• Quick & live communication
    • Widget compatible and simultaneously accessible on and from multiple platforms
    • Allows users to interact within network
    • Pushes web traffic to official web sites/web pages
    • Content analysis of Twitter updates, Facebook posts, and official website posts/ messages.
    • 243 Twitter updates, 251 Facebook messages and comments, and 222 web site posts disseminated by CDC and WHO, April - July, 2009.
    • Twitter pages : CDCflu, CDCemergency, CDC_eHealth, whonews Facebook pages: CDC and WHO
    • Types of message content about H1N1 on Twitter, Facebook, and official websites - I nvestigation or diagnosis
    • - Preventive and safety measure - Treatment issues - Situation updates
    • - “web-promotion” messages
  • 10. FINDINGS
    • Differences between CDC and WHO usage?
    • WHO: more situation update-related messages on both Twitter and Facebook pages CDC: the CDCflu and CDCemergency posted more messages on situation updates on Twitter pages, and more messages on preventive and safety issues on their Facebook page.
    • Twitter page CDC_eHealth mainly posted web-promotion messages.
  • 11. FINDINGS
    • Did Twitter and Facebook pages reflect the message- focus of the official websites? WHO
    • - Message postings on Twitter and Facebook pages reflected messaging trends of their official website. - The official website posted more situation updates than messages on investigation, prevention and safety, and treatment.
  • 12. FINDINGS
    • Did Twitter and Facebook pages reflect the message- focus of the official websites? CDC
    • - The Facebook page reflected the messaging trend of the official website and posted more messages on prevention and safety than other messages. - BUT the combination of three Twitter pages posted more situation updates than other four types of messages.
  • 13. FINDINGS
    • Did CDC and WHO use Facebook and Twitter for interactivity?
    • Facebook
    • -CDC and WHO did not directly interact or exchange messages with Facebook users.
    • -But Facebook users interacted with other users on the H1N1 flu situation on Facebook pages of the CDC and the WHO.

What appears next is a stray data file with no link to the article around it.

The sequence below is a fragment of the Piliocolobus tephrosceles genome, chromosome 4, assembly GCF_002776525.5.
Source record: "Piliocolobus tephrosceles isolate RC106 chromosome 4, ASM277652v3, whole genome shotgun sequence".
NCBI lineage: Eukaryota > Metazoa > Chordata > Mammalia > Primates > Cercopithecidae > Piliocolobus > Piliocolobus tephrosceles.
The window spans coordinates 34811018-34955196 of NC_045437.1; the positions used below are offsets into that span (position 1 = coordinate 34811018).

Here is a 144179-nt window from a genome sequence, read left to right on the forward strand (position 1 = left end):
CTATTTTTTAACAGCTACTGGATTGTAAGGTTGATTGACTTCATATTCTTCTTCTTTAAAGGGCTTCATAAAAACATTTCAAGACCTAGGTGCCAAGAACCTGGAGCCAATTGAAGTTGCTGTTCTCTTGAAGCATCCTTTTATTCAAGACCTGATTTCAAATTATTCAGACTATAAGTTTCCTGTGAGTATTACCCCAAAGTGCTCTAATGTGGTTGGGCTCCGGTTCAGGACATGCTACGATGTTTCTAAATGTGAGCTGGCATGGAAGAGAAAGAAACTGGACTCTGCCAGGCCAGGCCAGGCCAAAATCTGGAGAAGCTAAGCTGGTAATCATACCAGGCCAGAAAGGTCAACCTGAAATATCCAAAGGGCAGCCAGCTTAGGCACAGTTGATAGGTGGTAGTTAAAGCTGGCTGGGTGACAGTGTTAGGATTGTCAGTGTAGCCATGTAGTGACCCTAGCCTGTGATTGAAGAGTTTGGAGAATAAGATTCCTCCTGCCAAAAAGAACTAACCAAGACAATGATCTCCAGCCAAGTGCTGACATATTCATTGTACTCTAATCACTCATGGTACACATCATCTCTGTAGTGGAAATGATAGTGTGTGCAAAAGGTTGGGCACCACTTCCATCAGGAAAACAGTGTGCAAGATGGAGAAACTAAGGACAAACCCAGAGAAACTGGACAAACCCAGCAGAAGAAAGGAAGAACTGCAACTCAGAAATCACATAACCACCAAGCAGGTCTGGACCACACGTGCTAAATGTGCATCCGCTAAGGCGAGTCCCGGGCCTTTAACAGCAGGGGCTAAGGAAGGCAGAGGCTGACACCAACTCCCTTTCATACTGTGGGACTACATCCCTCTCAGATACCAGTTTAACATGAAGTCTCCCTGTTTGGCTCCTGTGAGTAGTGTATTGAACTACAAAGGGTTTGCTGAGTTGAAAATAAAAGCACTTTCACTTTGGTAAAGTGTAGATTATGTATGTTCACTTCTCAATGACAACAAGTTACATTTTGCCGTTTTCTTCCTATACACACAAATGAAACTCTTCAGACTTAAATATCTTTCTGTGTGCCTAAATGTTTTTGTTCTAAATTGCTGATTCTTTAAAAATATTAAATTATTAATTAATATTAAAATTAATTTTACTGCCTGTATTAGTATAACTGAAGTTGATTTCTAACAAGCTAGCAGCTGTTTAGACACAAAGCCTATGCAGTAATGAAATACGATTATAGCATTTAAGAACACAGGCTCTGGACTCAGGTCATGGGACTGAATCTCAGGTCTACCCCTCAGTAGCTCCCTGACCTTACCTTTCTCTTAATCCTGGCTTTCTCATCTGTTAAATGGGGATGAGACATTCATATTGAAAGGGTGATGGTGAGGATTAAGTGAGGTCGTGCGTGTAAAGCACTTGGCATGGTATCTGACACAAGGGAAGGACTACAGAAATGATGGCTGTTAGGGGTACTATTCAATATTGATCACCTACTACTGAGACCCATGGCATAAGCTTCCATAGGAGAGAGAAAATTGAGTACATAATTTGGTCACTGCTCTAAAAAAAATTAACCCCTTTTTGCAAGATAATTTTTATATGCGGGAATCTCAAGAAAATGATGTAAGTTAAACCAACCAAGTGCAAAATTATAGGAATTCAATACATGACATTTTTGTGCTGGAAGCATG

• 14. FINDINGS
    • Did CDC and WHO use Facebook and Twitter for interactivity?
    • Twitter
    • - CDC only shared or re-tweeted the messages from government organizations and other CDC Twitter pages. They did not react to messages of other Twitter users on Twitter.
    • - WHO also did not interact with other Twitter users.
  • 15. Conclusions & Assumptions
    • Social media function as supportive tools for website-based interventions during a case of outbreak communication, requiring speedy and constant dissemination of essential messages to address situational uncertainty .
    • Both CDC and WHO avoided any engagement or interaction , particularly involving unconfirmed information.
    • The structure of Twitter is more effective in avoiding rumor and misinformation than Facebook in pandemic or emergency situations.
  • 16. Effective use of Facebook & Twitter Facebook Twitter Educational (in combination with YouTube/podcasting/an online discussion forum) Interaction/Participation Promoting website content Routine & Emergency Updates Monitoring / Crowdsourcing Networking & Creating Lists Promoting website content Promoting researchers (encouraging researchers to tweet) Separate Twitter page for news media
  • 17. Conclusion: Questions to Address
    • Who is your audience?
    • What is your purpose of communication?
    • What is the nature of your message content?
  • 18. Social Media Strategies/Planning Issues Oil spill, Seafood safety, rip currents, beaches Nature of Communication Routine OR emergency/ crisis? Identifying Audiences/Publics Priority OR Target external publics? Active OR Passive external publics? Planning & Developing Messages
    • Informative (research-based OR situational?)
    • Participatory (for the purpose of idea generation)
    • Gathering and monitoring public perception/opinion on SEA Grant-related issues